Companies are encouraged to put down more roots in Mauritius, with the inducement of tax incentives designed to attract regional headquarters, treasury management centres, international law firms, and fund and asset managers. These new measures were unveiled in the recent budget by Pravind Jugnauth, in what he described as a “new thrust to the development of our financial services sector.”

The plan is to create an ecosystem of ancillary services which add value to the financial industry, which is already much more than an offshore sector. “Mauritius now needs to build on existing capabilities in order to generate more value added services. Our global business sector has been gathering experience and expertise by dealing with international investors, lawyers, and other service providers from all over the world, however our policy makers now have to sustain the marketing effort to put us on the world map,” says Nitin Collappen, Managing Director of Sunibel Corporate Services.

Future success will, therefore, depend on improving skills, infrastructure and institutions. The 2015 collapse of BAI, a financial conglomerate, exposed regulatory failings and there are frequent allegations of corruption among the political elite. While the island is less vulnerable to changes in global tax rules than smaller, less diversified financial centres, the international crackdown on tax abuses nevertheless present big challenges to the offshore finance industry.

With those at the apex of shaping it in agreement that now is the time to focus on more than tax, Ravi Yerrigadoo, Attorney-General, says that there is the “opportunity to completely reinvent the financial services sector and give it real substance.”

The road to going global

Given these changes to the international backdrop, Mauritius has been consolidating its position as an International Financial Centre (IFC) as Harvesh Seegolam CEO of the Financial Services Promotion Agency (FSPA) explained. “With the launch of the Mauritius IFC and the new strategy that we have embarked on, we are further poised to re-orientate the sector and act as a platform of choice for cross-border investments,” says Seegolam.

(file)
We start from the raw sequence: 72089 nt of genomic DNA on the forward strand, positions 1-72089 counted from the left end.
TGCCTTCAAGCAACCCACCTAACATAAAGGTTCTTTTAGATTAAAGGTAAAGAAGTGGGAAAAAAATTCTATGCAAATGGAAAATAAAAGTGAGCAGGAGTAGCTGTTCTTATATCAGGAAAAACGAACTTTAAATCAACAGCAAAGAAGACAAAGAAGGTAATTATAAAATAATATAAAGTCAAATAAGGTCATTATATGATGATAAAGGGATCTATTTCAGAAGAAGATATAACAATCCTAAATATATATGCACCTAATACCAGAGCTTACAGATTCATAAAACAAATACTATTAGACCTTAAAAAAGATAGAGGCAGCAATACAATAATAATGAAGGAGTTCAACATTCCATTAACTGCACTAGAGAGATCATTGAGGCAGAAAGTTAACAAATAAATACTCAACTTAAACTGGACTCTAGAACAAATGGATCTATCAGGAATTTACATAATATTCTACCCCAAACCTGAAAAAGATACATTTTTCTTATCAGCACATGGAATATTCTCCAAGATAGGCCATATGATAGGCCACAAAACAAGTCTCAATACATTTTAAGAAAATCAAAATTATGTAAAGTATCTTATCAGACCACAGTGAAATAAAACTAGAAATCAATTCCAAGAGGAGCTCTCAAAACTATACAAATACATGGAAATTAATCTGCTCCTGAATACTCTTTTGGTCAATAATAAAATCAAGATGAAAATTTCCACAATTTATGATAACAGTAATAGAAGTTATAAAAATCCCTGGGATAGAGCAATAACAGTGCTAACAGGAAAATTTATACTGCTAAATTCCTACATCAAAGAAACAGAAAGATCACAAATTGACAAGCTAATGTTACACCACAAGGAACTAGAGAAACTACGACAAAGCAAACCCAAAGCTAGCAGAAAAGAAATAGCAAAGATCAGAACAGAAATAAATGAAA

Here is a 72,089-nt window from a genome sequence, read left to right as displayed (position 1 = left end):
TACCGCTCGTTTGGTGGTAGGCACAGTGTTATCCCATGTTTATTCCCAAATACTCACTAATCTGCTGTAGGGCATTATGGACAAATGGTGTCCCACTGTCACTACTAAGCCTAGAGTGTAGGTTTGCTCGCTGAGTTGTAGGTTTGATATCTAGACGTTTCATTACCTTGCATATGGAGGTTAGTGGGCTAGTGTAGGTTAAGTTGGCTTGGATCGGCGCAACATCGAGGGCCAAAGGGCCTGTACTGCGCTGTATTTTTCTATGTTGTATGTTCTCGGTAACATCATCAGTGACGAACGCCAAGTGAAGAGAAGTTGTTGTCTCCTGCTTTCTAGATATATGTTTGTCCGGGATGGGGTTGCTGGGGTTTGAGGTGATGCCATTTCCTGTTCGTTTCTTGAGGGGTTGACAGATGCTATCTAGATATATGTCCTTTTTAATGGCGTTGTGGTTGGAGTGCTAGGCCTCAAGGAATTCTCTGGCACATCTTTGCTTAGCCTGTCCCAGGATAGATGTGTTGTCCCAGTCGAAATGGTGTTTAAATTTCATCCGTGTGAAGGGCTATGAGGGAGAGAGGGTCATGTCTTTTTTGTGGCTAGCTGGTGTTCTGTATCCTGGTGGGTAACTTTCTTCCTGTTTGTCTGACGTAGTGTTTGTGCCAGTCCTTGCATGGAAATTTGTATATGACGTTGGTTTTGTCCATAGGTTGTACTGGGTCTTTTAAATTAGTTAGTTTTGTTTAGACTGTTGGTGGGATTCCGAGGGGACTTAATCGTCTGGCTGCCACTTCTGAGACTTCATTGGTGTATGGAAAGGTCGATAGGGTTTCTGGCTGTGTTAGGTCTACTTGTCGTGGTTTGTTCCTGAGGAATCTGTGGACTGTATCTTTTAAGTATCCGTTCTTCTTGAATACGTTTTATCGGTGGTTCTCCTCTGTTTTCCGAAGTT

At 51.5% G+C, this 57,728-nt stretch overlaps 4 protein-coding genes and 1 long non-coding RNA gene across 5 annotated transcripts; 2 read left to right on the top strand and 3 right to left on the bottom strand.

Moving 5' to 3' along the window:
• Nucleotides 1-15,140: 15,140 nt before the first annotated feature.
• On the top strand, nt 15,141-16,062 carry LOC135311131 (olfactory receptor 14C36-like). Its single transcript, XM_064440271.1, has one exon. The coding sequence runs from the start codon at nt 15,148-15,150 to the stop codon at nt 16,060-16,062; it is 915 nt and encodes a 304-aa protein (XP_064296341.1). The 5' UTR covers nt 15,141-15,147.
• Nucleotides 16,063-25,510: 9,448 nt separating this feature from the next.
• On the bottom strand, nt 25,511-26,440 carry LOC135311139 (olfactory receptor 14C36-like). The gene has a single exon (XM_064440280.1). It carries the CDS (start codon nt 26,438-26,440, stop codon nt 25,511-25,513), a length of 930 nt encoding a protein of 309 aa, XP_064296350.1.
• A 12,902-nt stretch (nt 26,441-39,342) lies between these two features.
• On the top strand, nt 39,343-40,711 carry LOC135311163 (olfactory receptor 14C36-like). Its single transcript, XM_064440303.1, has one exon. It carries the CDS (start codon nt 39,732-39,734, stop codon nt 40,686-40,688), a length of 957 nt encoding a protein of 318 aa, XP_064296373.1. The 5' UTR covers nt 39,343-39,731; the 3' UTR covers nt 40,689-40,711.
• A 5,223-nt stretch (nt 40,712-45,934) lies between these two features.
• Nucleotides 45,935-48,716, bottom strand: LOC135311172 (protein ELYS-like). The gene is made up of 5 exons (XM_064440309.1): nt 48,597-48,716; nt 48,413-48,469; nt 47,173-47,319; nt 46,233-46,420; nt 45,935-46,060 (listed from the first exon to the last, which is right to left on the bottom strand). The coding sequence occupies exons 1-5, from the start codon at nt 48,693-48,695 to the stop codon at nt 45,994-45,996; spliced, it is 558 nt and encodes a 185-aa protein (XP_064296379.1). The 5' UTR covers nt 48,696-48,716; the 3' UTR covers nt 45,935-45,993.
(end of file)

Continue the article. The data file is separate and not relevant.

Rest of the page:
Mauritius now has a vision of graduating the products and services that they are able to offer to the international business community. “The country is continuously enhancing range of financial products and moving towards the provision of higher-end value added services,” says Dajee.

It was therefore axiomatic that the Mauritius IFC needed a new identity, one which was internationally recognised as a world jurisdiction, ideally synonymous with transparency, good governance and international best practices. “The launch of this new identity is the stepping stone towards this goal,” says Seegolam.

Today the Mauritian IFC is made up of 22 local and international banks. It offers a wide array of services, from traditional retail banking facilities to more specialised services such as fund administration, private banking, treasury, international portfolio management, structured trade finance, Islamic banking, investment banking and custody services. All banks are issued with a single banking license, which entitles them to conduct both domestic and international transactions.

The global business segment of the IFC, from modest beginnings in the early 1990’s, is now home to some leading funds from around the world. It boasts with over 1,000 funds with a collective AUM (assets under management) in excess of $80bn.

Having been designed to provide convenience, fiscal efficiency, and risk mitigation for companies engaged in international operations, it has been instrumental in driving investment and growth across continents. Global funds domiciled in Mauritius may also take advantage of the flexible listing rules of the Stock Exchange of Mauritius in order to list on one of the leading platforms in Africa.

Mauritius is therefore set to draw on its long-established links with India and Africa to position itself as a natural conduit for exponential growth in the emerging Africa and Asia trade corridor, while its wide network of treaties and a favourable tax regime make it the ideal stepping stone between the Western World and the emerging markets of Africa.

“Our objective is clear: Mauritius plans to now sell itself as a world class financial services hub,” says Benimadhu.